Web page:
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We denote for integers $n\geq 1$ the $n$th Gregory coefficient as $G_n$, and the Möbius function as $\mu(n)$. You've here the Wikipedia's article dedicated to the Gregory coefficients.

Using an argument of absolute convergence, and the information of previous Wikipedia for the first related series to the Gregory coefficients and the result due to Candelperger, Coppo and Young, it is obvious to prove that $$\sum_{n=1}^\infty\mu(n)|G_n|\tag{1}$$ and $$\sum_{n=1}^\infty\frac{|G_n|\cdot m(n)}{n}\tag{2}$$ are convergent series, where $m(x)$ denotes the function $$m(x)=\sum_{1\leq k\leq x}\frac{\mu(k)}{k}.\tag{3}$$

Question. Have you an idea/hint to get a good approximation (the first four or six digits) of $(1)$ and $(2)$? Many thanks.

I know that there are upper bounds for the absolute value of $(3)$ for large values of $x$.

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  • $\begingroup$ Feel free to add some details for the approximation of one of the series, and hints for the other. $\endgroup$ – user243301 Apr 10 '18 at 14:48
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Actually much more than "four or six digits" is reachable. I'm showing this for $(1)$ below.

Let $\Xi=\displaystyle\sum_{n=1}^{\infty}\mu(n)|G_n|$. Using $|G_n|=\displaystyle\int_{0}^{\infty}\frac{dx}{(1+x)^n(\pi^2+\ln^2x)}$, we get $$\Xi = \int_{0}^{\infty}F\Big(\frac{1}{1+x}\Big)\frac{dx}{\pi^2+\ln^2x},\quad\color{blue}{F(z)=\sum_{n=1}^{\infty}\mu(n)z^n};$$ to apply numeric integration (say, with double-exponential method), we must have a fast enough computation of $F(z)$, especially for $z$ close to $1$. For any $x\in\mathbb{R}_{>0}$ and $c\in\mathbb{R}_{>1}$ we have $$F(e^{-x})=\frac{1}{2\pi i}\int_{c-i\infty}^{c+i\infty}\frac{\Gamma(s)}{x^s\zeta(s)}\,ds$$ which, after somewhat boring computations of residues, arrives at $$\begin{gather}\color{blue}{F(e^{-x})}=-2+\sum_{\omega\in\Omega}\operatorname*{Res}_{s=\omega}\frac{\Gamma(s)}{x^s\zeta(s)}+\sum_{n=1}^{\infty}\frac{2nx^{2n-1}}{(2n-1)!B_{2n}}\\ {}+2\sum_{n=1}^{\infty}\left[\frac{(-1)^n(2\pi x)^{2n}}{(2n)!^2\zeta(2n+1)}\left(\frac{\zeta'(2n+1)}{\zeta(2n+1)}-\ln 2\pi x + 2(H_{2n}-\gamma)\right)\right]\end{gather}$$ with $\Omega=\{\omega\in\mathbb{C}\setminus\mathbb{R}:\zeta(\omega)=0\}$ the set of "nontrivial zeros of Riemann zeta", and other known species ($B_{2n}$ are Bernoulli numbers, $H_{2n}$ are harmonic numbers, and $\gamma$ is Euler's constant). With $x$ small, this converges much faster than the original series (despite looking that complicated — and I've checked it numerically before going further).

This allows to compute $\Xi$ using, e.g., PARI/GP. I've started with $$\Xi=\frac{1}{2}-\int_{0}^{\infty}\frac{1-e^x F(e^{-x})}{\pi^2+\ln^2(e^x-1)}dx,$$ split $\int_{0}^{\infty}=\int_{0}^{1}+\int_{1}^{\infty}$, computed the second (via PARI's $\texttt{intnum}$) using the definition of $F$, and the first using the cumbersome formula above (each integral in the sum over $\omega\in\Omega$ needs to be computed separately, due to oscillating behaviour of the integrand, and moreover, yet another substitution $x=e^{-t}$ is needed for this to keep the accuracy).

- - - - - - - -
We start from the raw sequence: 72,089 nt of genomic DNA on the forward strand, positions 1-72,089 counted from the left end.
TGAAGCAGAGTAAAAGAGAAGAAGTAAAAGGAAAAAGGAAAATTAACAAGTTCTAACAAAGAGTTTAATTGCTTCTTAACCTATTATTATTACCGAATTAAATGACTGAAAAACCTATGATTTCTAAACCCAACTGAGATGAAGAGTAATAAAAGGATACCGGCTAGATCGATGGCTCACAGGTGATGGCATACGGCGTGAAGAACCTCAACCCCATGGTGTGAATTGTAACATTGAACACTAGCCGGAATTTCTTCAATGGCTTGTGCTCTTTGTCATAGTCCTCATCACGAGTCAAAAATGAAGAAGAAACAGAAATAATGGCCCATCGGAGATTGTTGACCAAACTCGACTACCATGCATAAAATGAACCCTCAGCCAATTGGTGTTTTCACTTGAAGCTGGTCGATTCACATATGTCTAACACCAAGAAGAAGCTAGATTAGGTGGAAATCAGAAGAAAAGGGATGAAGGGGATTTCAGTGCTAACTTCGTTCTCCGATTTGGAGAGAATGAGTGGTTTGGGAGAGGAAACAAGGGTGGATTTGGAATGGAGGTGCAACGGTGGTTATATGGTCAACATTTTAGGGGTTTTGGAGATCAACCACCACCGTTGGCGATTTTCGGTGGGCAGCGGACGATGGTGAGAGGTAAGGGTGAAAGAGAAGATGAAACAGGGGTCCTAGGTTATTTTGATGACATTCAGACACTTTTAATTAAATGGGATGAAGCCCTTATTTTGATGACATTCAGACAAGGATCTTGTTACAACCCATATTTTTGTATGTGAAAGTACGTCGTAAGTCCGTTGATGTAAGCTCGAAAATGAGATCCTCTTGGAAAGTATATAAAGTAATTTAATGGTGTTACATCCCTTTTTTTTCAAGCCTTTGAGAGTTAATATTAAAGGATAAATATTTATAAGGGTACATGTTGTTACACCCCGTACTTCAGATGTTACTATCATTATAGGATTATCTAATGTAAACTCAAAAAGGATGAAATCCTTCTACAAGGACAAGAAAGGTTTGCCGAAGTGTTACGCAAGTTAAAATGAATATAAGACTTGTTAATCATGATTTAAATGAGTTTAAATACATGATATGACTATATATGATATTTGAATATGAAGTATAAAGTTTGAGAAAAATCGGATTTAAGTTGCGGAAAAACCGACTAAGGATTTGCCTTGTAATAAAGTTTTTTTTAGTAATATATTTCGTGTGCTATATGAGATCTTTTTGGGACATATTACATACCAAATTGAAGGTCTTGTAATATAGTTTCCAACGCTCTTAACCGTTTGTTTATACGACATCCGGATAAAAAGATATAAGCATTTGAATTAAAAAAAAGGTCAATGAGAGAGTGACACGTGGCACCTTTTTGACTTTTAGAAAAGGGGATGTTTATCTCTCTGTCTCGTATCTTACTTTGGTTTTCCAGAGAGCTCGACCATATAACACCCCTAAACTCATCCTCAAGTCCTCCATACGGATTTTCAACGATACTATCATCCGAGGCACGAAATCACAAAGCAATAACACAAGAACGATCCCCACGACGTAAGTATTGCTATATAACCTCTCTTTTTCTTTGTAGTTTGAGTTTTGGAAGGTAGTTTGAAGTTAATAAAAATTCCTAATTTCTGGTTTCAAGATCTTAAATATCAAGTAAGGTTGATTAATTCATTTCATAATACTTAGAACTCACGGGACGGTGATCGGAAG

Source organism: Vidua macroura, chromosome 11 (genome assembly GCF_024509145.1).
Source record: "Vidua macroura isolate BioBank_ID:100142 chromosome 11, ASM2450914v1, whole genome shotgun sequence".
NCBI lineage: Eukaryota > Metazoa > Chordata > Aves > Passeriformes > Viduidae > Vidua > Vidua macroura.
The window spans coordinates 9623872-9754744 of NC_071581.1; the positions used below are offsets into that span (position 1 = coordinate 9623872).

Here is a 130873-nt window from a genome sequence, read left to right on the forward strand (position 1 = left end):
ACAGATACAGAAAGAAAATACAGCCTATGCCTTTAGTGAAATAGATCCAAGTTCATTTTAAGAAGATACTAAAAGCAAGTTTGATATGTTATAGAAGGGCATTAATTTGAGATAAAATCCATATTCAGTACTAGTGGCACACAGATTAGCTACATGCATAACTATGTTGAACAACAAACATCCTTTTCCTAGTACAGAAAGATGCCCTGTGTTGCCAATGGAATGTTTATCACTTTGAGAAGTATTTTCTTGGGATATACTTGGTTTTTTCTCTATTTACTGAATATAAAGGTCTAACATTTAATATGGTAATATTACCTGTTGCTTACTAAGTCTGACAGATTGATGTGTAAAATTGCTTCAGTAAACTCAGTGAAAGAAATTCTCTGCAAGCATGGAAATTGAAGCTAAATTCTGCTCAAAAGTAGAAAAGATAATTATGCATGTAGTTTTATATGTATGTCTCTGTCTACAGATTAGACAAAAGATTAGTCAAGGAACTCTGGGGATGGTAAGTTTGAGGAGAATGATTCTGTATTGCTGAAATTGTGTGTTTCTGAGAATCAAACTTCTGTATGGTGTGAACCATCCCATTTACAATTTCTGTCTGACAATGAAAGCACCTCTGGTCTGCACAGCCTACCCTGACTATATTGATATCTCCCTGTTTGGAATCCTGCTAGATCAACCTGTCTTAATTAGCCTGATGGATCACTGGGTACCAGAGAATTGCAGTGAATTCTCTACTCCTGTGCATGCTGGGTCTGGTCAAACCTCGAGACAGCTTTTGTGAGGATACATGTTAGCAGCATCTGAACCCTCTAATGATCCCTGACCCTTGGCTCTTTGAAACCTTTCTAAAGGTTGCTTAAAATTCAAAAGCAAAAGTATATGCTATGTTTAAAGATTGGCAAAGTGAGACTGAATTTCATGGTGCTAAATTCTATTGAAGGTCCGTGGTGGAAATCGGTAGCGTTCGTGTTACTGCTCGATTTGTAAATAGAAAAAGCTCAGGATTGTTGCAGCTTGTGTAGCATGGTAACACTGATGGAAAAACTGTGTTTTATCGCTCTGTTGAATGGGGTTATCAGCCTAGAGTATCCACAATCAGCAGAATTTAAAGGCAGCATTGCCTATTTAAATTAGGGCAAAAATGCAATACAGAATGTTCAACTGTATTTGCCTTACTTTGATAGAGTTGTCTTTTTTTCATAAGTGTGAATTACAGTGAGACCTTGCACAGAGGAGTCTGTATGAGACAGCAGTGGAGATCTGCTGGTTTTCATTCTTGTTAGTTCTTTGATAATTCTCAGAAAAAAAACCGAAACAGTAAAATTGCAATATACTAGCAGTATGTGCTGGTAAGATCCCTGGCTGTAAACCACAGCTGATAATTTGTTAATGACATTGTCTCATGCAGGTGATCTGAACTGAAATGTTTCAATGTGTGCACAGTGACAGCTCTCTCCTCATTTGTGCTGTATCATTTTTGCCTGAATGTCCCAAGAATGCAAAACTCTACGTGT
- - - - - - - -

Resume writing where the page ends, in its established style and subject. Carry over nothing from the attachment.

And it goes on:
mgsDenom(z) = Pi^2 + log(z)^2;
mgsDoubleExpo(x) =
{
    my (z = exp(-x));
    return (exp(z - x / 2) / mgsDenom(exp(z) - 1))
};
mgsNewtonRoot(f, z) =
{
    my (e, r = f(z));
    until (e <= norm(r), e = norm(r); z -= r / f'(z); r = f(z));
    return (z)
};
mgsRegularPartInit(rbp) =
{
    my (N = 0, c = 2.0 ^ (rbp + 10)); while (1, N += 1;
    c *= (Pi / N / (N + N - 1)) ^ 2; if (c < 1, break));
    my (ctx = matrix(N, 3)); c = 2 * Euler + log(2 * Pi);
    for (n = 1, N,
        my (m = n + n, h = sum(k = 1, m, 2.0 / k));
        my (zv = zeta(m + 1), zp = zeta'(m + 1));
        ctx[n, 1] = n / factorial(m - 1) / bernreal(m);
        ctx[n, 2] = (-1)^n * (2 * Pi)^m / factorial(m)^2 / zv;
        ctx[n, 3] = h - c + zp / zv);
    return (ctx)
};
mgsRegularPart(x, ctx) =
{
    my (ex = exp(x), lx = log(x), rs = 0);
    forstep (n = matsize(ctx)[1], 1, -1, rs = x * (ctx[n, 1]
        + x * (rs + ctx[n, 2] * (ctx[n, 3] - lx))));
    return ((1 + 2 * ex * (1 - rs)) / mgsDenom(ex - 1))
};
MoebiusGregorySum() =
{
    my (rbp = default(realbitprecision));
    my (zzz = exp(1) - 1, eps = 0.5 ^ rbp);
    my (result = 0.5 + sum(n = 2, rbp, moebius(n) * intnum(
        z = zzz, [+oo, -n], (1 + z)^(-n) / mgsDenom(z))));
    my (ctx = mgsRegularPartInit(rbp));
    result -= intnum(x = 0, 1, mgsRegularPart(x, ctx));
    my (a = 0.5 + 14.0 * I, h = 0.1 * I);
    my (Pv, Cv = +oo, Nv = norm(zeta(a)));
    while (1, Pv = Cv; Cv = Nv; Nv = norm(zeta(a + h));
        if (Cv < Pv && Cv < Nv,
            my (z = mgsNewtonRoot(zeta, a), t = imag(z), c = gamma(z) / zeta'(z));
            my (rv = real(c) * intnum(x = 0, [+oo, +t * I], mgsDoubleExpo(x) * cos(t * x)));
            my (iv = imag(c) * intnum(x = 0, [+oo, -t * I], mgsDoubleExpo(x) * sin(t * x)));
            my (d = 2 * (rv + iv)); result += d; if (d < eps, break));
        a += h);
    return (result)
};
MoebiusGregorySum()

This way I get $$\color{blue}{\sum_{n=1}^{\infty}\mu(n)|G_n|}=0.3600138625016611865745170005656289245070028602995555633\ldots$$

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